Even through the next evolutionary leap in the series, the Mega Man X titles still relied on the same basic framework, adding somewhat minor elements like permanent upgrades beyond those acquired through boss fights, and occasionally large additions like new playable characters to choose from. The repetitive nature of the early chapters in the Mega Man series were not a hindrance because – much like the Mario games – the mechanics were so undeniably enjoyable that they didn't require much tweaking to remain relevant and fun.

Slightly further down the spectrum we find the quintessential poster-child for the video game legacy, the ubiquitous Mario Mario from gaming legend Shigeru Miyamoto. Taking spin-offs like Yoshi and Wario games into consideration, the humble Mario Bros. was the progenitor for over 200 games. (Accepting, of course, Mario's first incarnation as Jumpman opposite the fierce title villain Donkey Kong.)

To this day, a new Mario game will be invariably met with extreme anticipation, and decent sales figures are essentially assured. The most recent incarnations of the mustachioed plumber being Super Mario Galaxy 2 and New Super Mario Bros. Wii, the latter of which seems to have outsold the former in its first few days on sale. These numbers are especially interesting because the larger sales went to the more traditional, retro-style title.

The Mario games have continued to be successful despite often repetitive mechanics and almost invariably similar storylines for a few reasons. Nintendo has skillfully retained strong ties to the Mario canon by never brushing aside fixtures like Peach, Bowser, Toadstool, Stars, Goombas, Koopas, and so on, these assure the gamer will have a positive association with the game world. They have managed to balance perpetual evolution of gameplay with retention of trademark mechanics. But most importantly, they are always fun.

windwakerlink.jpgOur next example also comes from Mr. Miyamoto: The iconic hero-in-green, Link and his perpetually distressed damsel, the princess Zelda. Much like Mario, The Legend of Zelda games set gamer hearts aflutter the world over. It is series which manages to be simultaneously fiercely adherent to its predecessors and completely innovative and unexpected with each installment.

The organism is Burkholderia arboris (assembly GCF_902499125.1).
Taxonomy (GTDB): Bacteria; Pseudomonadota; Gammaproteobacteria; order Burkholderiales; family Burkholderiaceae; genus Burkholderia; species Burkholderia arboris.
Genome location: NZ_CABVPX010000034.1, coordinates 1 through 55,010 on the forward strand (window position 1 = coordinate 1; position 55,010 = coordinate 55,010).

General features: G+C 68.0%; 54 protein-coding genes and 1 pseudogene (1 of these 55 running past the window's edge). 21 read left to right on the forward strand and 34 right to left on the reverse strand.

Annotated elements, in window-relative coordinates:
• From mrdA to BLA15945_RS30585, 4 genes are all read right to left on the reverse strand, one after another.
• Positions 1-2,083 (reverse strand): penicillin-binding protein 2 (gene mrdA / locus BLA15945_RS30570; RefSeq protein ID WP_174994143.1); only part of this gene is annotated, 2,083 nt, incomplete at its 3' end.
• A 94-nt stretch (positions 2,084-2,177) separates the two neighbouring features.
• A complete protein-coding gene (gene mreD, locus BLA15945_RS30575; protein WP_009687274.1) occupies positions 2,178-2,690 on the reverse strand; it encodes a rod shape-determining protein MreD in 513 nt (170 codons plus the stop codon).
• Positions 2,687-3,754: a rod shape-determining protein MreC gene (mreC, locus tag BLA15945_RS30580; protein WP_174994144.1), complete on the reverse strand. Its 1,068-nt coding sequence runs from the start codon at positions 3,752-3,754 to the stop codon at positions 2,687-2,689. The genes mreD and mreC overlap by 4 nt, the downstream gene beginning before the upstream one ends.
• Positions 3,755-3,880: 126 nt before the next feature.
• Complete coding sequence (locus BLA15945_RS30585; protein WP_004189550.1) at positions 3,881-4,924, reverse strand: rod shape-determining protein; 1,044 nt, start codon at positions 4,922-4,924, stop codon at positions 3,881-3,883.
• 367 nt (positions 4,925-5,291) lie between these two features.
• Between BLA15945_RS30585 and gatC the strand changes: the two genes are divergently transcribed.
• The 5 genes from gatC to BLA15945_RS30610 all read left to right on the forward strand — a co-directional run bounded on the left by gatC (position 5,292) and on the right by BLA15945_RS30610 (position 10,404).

With the exception of the N64 duo, each adventure has set players in a brand new world with an original storyline. (However, the argument can and has been made that there is a persistent world and timeline underlying Link and Zelda's many incarnations.)

Whether you suddenly find yourself running around as a deku scrub, or a wolf, or jumping through time and dimensions, or sailing over a water-covered world on a talking boat, you can never quite be sure what to expect from a new Zelda game. But much like our next example, you can always expect great music, great gameplay, and an engaging story.

Leaping now to the most extreme tip of the “Spiritual Successor” pole, we find the beloved Final Fantasy series. The unusual formula that defines the FF series was, oddly enough, the product of a fortuitous fluke. The original Final Fantasy was a last-ditch effort by creator Hironobu Sakaguchi to save the budding game studio Square that was facing potential bankruptcy.

The success of the title saved the company, and led to the decision to create a sequel. However, because of the very real prospect that Final Fantasy would in fact be the final game for the studio, the storyline had not left itself open to a sequel. So Square decided to take a risk that would come to define the massively successful series: They created an entirely new game, with a new storyline, new characters, new mechanics – new everything – it was connected to its predecessor essentially in name only.